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The Blob poster

The Gulf of Alaska is part of the North Pacific and reaches from the Alaska Peninsula in the west to the Alaska archipelago in the southeast.  The coastline includes mountains, glaciers, temperate forests, towns, and cities. Powerful currents in the Gulf of Alaska have helped shape the surrounding land and communities, and circulate necessary nutrients and marine life from the deep waters to the surface. These circulation patterns allow the Gulf of Alaska to thrive with life and sustain some of the largest United States’ fisheries, as well as provide essential habitats for seabirds, marine mammals, and fish to feed and reproduce.

As described in Gulf Watch Alaska: Long-term Monitoring, the Gulf of Alaska was impacted by a major oil spill on March 24, 1989. The Exxon Valdez oil tanker ran aground in Prince William Sound, Alaska, and spilled nearly 11 million gallons of oil. An estimated  250,000 seabirds, 2,800 sea otters, 300 harbor seals, 250 bald eagles, up to 22 orcas, and billions of salmon and herring eggs were lost to the spill. Since the spill, scientists have been conducting a long-term ecosystem monitoring study to gain a better understanding of both natural and human-caused impacts to the Gulf of Alaska ecosystem.

Study area map

The Gulf Watch Alaska long-term monitoring program consists of a team of scientists who work together to measure and watch different parts of the ecosystem spill area. Through cooperation in this project, scientists can see the links, or connections, between all of their areas of study. In science, we call this “systems thinking.” Systems thinking looks at the web of relationships where individual pieces respond on their own and together as a whole. An ecosystem like the Gulf of Alaska is not just a collection of individual animals and plants. It is all living things interacting with each other and with the non-living components around them that drive physical and chemical processes and affect the conditions for survival. The process of systems thinking allows the Gulf Watch Alaska team to harness the power of a network of scientists that all specialize in different research subjects. This power makes the team of scientists well-equipped to solve any mysteries unfolding in the Gulf of Alaska.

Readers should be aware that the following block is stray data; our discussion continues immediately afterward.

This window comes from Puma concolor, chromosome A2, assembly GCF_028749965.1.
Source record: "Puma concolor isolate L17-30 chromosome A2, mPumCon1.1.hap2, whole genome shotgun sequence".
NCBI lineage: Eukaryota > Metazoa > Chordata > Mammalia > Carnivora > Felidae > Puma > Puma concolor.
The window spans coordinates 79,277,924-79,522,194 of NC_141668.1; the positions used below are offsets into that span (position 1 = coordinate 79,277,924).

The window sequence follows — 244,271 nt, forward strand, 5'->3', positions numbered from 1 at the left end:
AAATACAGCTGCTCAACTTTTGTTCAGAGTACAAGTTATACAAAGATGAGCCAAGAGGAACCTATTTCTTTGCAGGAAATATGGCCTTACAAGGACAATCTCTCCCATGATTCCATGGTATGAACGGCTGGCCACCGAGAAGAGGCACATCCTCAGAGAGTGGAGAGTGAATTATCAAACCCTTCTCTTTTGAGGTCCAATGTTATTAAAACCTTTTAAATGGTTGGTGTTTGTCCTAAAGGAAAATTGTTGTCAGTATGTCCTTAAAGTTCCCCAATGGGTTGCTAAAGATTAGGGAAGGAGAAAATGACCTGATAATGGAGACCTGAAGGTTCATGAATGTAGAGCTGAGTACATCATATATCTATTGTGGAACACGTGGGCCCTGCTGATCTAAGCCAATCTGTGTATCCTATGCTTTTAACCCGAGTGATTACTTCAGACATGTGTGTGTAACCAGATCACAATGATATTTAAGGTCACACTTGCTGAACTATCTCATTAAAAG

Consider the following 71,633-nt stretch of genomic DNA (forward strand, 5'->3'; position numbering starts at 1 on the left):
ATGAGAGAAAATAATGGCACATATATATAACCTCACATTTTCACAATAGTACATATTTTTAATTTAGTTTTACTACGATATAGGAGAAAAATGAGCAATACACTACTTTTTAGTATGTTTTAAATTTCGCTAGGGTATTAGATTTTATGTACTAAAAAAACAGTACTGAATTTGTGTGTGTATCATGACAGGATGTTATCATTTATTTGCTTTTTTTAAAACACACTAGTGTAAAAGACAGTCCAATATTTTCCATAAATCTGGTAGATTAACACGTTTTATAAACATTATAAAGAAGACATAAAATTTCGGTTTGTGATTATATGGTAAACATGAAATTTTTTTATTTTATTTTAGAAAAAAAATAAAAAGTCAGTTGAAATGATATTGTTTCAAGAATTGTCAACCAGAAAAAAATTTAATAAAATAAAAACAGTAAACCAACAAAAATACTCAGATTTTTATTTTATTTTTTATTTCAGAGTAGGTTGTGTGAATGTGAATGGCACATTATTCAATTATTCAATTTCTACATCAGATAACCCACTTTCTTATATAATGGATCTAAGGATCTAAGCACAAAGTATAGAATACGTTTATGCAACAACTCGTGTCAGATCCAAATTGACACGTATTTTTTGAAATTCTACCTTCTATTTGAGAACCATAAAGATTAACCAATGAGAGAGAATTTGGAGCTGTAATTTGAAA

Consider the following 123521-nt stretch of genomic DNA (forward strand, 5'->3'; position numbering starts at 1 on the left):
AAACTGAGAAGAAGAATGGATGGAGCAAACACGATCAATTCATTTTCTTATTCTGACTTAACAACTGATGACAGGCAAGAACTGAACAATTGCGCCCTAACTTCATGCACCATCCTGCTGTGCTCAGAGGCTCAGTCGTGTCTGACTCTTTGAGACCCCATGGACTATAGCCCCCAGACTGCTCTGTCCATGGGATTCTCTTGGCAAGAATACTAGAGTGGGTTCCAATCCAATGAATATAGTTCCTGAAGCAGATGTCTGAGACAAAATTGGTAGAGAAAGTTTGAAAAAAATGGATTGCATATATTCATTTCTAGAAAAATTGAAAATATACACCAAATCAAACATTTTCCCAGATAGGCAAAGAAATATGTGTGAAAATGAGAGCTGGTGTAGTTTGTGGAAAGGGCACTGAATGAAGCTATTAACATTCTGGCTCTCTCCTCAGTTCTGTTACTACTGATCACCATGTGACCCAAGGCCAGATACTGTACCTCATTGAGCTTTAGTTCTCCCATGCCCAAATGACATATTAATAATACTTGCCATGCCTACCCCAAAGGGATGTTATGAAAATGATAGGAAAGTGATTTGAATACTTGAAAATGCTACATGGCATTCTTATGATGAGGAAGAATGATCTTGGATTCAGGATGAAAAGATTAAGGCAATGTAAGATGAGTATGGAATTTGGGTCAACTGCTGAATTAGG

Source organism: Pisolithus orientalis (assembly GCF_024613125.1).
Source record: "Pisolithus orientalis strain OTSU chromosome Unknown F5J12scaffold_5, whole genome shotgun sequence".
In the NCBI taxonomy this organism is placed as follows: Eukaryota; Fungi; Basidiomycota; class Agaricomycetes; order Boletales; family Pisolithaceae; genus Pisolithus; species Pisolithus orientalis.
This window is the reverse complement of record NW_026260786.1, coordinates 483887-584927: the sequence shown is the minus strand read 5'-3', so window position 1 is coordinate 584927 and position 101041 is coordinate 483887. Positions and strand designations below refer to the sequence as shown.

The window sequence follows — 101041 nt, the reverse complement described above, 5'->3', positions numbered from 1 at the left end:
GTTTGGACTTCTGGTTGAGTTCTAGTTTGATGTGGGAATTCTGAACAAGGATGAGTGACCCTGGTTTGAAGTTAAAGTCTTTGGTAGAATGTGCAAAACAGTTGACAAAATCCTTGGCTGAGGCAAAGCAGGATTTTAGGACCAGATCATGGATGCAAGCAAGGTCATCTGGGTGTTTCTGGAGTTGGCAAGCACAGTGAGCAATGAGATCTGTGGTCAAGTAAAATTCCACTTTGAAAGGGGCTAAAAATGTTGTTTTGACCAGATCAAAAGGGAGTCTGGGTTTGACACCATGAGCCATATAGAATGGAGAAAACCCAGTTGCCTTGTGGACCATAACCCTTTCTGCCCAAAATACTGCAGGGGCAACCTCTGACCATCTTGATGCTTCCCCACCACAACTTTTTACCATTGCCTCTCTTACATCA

One such mystery arose in 2014 when people across the Pacific West coast began to notice large quantities of dead or dying birds washing up all along the shore from California to Alaska. As this event expanded, scientists began investigating the intricate network of natural processes in the Gulf to try and uncover the mystery of these dying birds.

Yosty Storms Yosty Storms is a former colleague at Gulf Watch Alaska. She is now working for the Alaska Native Science and Engineering Program in Anchorage. Recently, Yosty has heard a lot of talk regarding the birds washing ashore, as well as other very unusual events happening throughout the Gulf and surrounding land areas. Let’s follow along as Yosty visits with the Gulf Watch Alaska team and investigates these odd occurrences.

Watch the video below and meet Yosty!

VIDEO: Meet Yosty Storms

Meet Yosty Storms and learn about a mystery occurring in the Gulf of Alaska. (1:42)

Video Transcript





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Study area map

  Archipelago (n): a section of water containing many islands
  Cooperation (n): working together to accomplish a goal
  Ecosystem (n): a community of living things and nonliving surroundings linked together by energy and nutrient exchange
  Essential (adj): something that is necessary or very important
  Habitat (n): a place that provides an animal or plant with adequate food, water, shelter, and living space to feed, breed, seek shelter, and raise young
  Intricate (adj): very detailed, complex
  Lingering (adj): sticking around, lasting for a long time
  Sustain (v): strengthen or support physically or mentally
  Thrive (v): to be healthy and successful
  Watershed (n): an area of land that contains a common set of streams or rivers that all drain into a single larger body of water, such as the ocean